What Is a Parent Loan? Everything You Need to Know
If you want to help your child pay for college, you might be wondering, "What is a parent loan?" Here's what you need to know.
Higher education can be an expensive proposition. Sometimes, even with financial aid, a student might need further help covering costs. A parent loan can help with the cost of attendance and other expenses related to attending college. But what is a parent loan?
With a parent loan, the student’s parent takes out a loan to pay for college. Let’s take a look at different parent loan programs and what you can expect when you use this method of paying for higher education costs.
Parent PLUS Loan vs. Private Parent Loan
There are two main types of loans for parents:
- Parent PLUS Loans, available from the U.S. Department of Education.
- Private loans, available from various lenders.
When deciding between the two types of loans, it’s important to consider your needs and the terms and conditions. Let’s take a look at what to expect.
Federal Parent PLUS Loan
This is a type of federal Direct PLUS Loan. However, it’s aimed at parents who want to help their children cover costs.
After applying for federal loans and other financial aid, many undergraduate students still need a way to fund their education. Parents can become loan borrowers to cover those costs.
Parent PLUS Loans have a fixed interest rate. Additionally, the loan repayment term is 10 years. Repayment begins at disbursement. There’s no grace period, so you begin making payments under the standard repayment plan immediately.
It’s possible to borrow up to the cost of attendance minus any financial aid (including federal loans) that a student receives.
Loan eligibility is limited to biological or adoptive parents. For example, legal guardians and grandparents don’t qualify unless they have legally adopted the student. There isn’t a credit score requirement with Parent PLUS Loans. Instead, the federal government expects only that you do not have a major adverse credit history event on your credit in the last few years.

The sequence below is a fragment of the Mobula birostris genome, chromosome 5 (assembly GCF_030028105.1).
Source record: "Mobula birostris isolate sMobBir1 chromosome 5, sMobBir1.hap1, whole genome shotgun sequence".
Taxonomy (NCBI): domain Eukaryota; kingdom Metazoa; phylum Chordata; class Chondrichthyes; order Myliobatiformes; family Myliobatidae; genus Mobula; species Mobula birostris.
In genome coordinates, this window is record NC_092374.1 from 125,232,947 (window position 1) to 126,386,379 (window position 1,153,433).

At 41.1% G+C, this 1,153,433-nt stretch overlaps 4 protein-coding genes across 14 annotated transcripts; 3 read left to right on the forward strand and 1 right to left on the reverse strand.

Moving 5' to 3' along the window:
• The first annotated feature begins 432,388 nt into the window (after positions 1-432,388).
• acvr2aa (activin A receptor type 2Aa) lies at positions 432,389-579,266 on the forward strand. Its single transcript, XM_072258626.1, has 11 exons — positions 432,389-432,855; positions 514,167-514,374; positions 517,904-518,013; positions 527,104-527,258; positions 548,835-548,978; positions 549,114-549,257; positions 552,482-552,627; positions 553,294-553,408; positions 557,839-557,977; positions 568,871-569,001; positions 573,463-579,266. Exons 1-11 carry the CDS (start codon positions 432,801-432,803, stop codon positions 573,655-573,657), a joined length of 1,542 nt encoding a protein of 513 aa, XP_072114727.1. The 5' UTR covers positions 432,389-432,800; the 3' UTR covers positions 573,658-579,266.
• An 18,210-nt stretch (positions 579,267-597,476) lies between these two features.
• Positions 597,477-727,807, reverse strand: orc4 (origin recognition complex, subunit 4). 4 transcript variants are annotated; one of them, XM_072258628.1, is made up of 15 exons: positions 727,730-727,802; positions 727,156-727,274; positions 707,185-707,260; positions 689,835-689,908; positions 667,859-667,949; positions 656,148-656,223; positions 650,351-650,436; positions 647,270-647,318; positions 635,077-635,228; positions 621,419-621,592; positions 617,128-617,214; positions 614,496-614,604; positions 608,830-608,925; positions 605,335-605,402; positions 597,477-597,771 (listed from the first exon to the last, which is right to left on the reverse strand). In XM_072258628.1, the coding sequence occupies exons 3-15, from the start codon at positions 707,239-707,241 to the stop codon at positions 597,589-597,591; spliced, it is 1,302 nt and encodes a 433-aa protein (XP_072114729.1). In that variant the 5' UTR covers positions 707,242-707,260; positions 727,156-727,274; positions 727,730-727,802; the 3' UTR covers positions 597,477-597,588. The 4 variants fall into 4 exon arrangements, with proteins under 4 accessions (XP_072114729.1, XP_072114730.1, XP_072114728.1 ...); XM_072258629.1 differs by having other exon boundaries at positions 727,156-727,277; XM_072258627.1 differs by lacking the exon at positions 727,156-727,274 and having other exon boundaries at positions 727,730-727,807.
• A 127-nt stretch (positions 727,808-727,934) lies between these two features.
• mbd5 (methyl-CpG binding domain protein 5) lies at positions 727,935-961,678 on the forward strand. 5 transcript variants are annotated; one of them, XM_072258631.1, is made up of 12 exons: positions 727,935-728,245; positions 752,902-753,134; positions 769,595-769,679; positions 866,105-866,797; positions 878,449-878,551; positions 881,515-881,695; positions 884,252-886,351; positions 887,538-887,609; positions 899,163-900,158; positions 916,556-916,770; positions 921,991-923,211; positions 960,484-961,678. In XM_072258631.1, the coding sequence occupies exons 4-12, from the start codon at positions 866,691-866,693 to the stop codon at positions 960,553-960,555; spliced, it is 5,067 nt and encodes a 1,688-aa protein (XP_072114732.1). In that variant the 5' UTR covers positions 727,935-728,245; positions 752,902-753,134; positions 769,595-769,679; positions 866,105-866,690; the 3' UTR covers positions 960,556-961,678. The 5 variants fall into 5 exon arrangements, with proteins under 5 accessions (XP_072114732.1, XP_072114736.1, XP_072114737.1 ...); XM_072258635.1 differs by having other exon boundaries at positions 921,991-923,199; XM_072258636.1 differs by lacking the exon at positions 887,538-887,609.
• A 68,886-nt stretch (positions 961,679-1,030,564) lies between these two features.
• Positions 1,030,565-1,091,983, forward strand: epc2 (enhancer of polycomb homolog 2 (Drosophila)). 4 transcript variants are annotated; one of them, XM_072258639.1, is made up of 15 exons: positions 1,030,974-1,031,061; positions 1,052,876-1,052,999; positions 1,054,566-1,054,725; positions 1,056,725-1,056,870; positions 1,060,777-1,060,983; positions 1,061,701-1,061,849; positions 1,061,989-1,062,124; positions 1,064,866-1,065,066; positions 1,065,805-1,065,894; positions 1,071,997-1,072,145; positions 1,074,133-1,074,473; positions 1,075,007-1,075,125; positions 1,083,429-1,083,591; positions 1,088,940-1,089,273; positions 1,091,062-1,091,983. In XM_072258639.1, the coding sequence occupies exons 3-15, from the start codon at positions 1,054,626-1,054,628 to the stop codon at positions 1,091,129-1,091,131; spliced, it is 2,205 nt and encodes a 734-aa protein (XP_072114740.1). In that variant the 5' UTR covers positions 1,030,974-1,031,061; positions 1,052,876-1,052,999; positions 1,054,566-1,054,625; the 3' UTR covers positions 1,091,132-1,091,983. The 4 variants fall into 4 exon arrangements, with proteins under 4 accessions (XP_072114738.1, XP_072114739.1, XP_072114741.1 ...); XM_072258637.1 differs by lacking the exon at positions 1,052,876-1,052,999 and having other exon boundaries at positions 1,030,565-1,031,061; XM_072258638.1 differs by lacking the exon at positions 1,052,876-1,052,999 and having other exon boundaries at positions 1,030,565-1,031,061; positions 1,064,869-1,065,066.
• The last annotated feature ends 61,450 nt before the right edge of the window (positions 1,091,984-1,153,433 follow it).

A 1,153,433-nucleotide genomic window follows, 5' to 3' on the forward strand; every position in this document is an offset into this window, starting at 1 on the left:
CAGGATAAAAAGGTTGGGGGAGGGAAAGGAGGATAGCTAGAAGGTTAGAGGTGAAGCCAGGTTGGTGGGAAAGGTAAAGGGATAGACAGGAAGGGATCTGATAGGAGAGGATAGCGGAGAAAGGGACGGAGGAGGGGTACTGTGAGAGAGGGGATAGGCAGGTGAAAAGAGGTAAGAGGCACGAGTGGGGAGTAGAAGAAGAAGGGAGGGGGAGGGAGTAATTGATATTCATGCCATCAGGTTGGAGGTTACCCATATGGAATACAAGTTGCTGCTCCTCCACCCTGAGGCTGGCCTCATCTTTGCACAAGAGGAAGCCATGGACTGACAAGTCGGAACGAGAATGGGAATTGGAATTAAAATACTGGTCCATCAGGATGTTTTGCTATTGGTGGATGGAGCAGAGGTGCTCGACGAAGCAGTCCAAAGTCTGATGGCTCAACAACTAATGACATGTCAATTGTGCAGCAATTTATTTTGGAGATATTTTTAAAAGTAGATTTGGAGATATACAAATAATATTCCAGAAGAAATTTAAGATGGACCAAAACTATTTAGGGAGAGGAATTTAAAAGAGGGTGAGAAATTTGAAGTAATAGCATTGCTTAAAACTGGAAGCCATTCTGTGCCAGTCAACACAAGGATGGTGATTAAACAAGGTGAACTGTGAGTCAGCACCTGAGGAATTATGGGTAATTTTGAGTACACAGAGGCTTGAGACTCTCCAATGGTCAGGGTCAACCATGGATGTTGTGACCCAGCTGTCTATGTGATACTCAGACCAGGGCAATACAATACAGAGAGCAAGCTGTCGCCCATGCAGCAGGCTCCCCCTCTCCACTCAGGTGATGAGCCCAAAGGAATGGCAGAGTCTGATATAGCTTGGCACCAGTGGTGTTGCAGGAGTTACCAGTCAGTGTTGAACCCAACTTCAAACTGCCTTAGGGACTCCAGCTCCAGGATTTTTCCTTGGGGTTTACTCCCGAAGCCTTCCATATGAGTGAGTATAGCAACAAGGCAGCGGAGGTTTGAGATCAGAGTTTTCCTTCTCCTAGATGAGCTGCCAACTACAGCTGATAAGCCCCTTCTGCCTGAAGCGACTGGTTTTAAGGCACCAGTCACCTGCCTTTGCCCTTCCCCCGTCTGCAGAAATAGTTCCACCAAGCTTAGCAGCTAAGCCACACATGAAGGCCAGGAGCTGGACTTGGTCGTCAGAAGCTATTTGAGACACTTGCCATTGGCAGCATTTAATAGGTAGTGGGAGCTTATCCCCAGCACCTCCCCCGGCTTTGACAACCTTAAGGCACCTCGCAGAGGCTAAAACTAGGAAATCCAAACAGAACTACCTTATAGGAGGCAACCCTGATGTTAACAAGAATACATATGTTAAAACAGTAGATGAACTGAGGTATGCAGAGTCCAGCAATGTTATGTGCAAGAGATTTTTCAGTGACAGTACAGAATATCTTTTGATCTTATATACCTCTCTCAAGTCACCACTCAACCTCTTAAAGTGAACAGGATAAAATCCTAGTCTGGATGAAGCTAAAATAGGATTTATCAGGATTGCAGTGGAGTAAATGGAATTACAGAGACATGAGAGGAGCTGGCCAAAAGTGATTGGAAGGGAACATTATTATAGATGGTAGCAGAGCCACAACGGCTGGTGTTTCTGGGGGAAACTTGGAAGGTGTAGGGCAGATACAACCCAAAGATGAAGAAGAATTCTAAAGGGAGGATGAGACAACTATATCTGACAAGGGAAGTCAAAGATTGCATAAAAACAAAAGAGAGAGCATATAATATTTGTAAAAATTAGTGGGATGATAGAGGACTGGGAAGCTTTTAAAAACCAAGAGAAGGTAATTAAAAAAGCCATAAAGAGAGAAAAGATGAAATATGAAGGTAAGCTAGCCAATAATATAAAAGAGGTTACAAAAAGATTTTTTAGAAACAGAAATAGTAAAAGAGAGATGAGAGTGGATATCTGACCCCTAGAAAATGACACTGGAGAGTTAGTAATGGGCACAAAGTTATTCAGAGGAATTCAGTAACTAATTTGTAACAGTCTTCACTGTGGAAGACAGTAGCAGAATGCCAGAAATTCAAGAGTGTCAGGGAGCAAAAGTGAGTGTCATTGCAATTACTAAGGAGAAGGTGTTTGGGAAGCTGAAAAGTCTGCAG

This can make Parent PLUS Loans easier to qualify for than private parent loans.
How to Apply for a Parent PLUS Loan
In order to get one of these loans, you must fill out the Free Application for Federal Student Aid (FAFSA). Even as a parent, you’re required to get an account with the Department of Education through the StudentAid.gov website.
Once you’ve filled out the FAFSA, there’s a separate Parent PLUS Loan application to fill out. Check with the school’s financial aid office to see if there are special procedures you need to follow.
Once you finish with your application and it’s approved, funds will be disbursed to help cover school costs for your student during the academic year. You’ll receive instructions on how to start repaying the loan immediately.
Private Parent Loan
Private student loans are a little different for a parent borrower than what you’d see with a Parent PLUS Loan.
First of all, there are a number of loan options with private lenders. For example, you might be able to get a variable-rate loan or a fixed-rate loan. Some lenders offer a grace period before repayment begins.
Unlike a PLUS Loan, which has an origination fee, many private lenders don’t charge origination fees. Your loan amount might vary as well. Compare the possibilities before making a choice.